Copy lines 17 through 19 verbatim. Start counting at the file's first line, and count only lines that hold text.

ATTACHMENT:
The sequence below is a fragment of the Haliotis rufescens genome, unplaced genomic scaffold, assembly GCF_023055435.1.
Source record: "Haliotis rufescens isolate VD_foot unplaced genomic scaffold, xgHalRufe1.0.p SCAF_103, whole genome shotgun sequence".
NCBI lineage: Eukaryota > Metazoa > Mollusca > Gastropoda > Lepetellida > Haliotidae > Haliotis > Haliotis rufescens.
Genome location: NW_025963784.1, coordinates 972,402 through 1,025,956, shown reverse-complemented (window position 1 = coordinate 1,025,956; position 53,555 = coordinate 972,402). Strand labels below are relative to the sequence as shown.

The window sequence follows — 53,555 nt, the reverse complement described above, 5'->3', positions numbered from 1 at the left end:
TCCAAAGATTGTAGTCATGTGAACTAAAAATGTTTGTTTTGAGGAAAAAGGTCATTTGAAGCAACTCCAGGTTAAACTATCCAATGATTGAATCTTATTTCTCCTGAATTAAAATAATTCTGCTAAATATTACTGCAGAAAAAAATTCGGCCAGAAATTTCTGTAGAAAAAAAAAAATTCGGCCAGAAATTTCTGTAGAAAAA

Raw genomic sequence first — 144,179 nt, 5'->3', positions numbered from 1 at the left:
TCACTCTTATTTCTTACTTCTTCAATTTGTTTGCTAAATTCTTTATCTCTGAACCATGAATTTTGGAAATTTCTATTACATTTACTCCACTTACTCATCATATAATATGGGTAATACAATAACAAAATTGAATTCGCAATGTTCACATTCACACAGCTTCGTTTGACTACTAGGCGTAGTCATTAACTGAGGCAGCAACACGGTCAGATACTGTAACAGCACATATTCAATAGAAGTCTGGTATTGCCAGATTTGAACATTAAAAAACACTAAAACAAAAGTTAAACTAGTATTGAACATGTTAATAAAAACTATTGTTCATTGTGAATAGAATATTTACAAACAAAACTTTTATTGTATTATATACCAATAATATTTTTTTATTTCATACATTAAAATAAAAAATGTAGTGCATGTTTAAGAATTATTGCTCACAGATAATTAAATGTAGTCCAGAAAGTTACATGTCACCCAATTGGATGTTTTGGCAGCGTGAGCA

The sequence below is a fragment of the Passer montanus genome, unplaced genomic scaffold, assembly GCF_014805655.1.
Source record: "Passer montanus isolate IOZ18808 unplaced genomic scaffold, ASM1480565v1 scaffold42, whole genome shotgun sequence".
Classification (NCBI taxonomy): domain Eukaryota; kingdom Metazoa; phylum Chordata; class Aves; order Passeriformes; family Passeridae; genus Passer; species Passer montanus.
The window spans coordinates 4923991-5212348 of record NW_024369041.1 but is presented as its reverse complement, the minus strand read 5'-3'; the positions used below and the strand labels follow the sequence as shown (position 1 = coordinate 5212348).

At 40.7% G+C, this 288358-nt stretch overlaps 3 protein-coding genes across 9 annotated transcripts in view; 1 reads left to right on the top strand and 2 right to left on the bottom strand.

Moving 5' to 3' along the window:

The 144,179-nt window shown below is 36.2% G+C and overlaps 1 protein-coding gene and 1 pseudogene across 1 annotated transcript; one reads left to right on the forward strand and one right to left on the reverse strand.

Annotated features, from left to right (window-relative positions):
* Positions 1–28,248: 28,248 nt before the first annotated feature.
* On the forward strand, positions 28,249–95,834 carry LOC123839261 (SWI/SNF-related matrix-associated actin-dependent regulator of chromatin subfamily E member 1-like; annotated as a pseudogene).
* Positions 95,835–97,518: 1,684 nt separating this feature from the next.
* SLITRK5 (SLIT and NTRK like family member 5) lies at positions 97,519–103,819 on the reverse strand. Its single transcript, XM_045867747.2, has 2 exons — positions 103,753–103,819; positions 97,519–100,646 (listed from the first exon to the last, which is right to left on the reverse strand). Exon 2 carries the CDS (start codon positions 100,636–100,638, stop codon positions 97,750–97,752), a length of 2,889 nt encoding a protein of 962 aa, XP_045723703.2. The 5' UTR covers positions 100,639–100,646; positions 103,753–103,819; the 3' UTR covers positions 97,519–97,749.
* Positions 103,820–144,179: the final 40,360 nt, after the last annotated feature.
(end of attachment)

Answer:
* Positions 1–28,248: 28,248 nt before the first annotated feature.
* On the forward strand, positions 28,249–95,834 carry LOC123839261 (SWI/SNF-related matrix-associated actin-dependent regulator of chromatin subfamily E member 1-like; annotated as a pseudogene).
* Positions 95,835–97,518: 1,684 nt separating this feature from the next.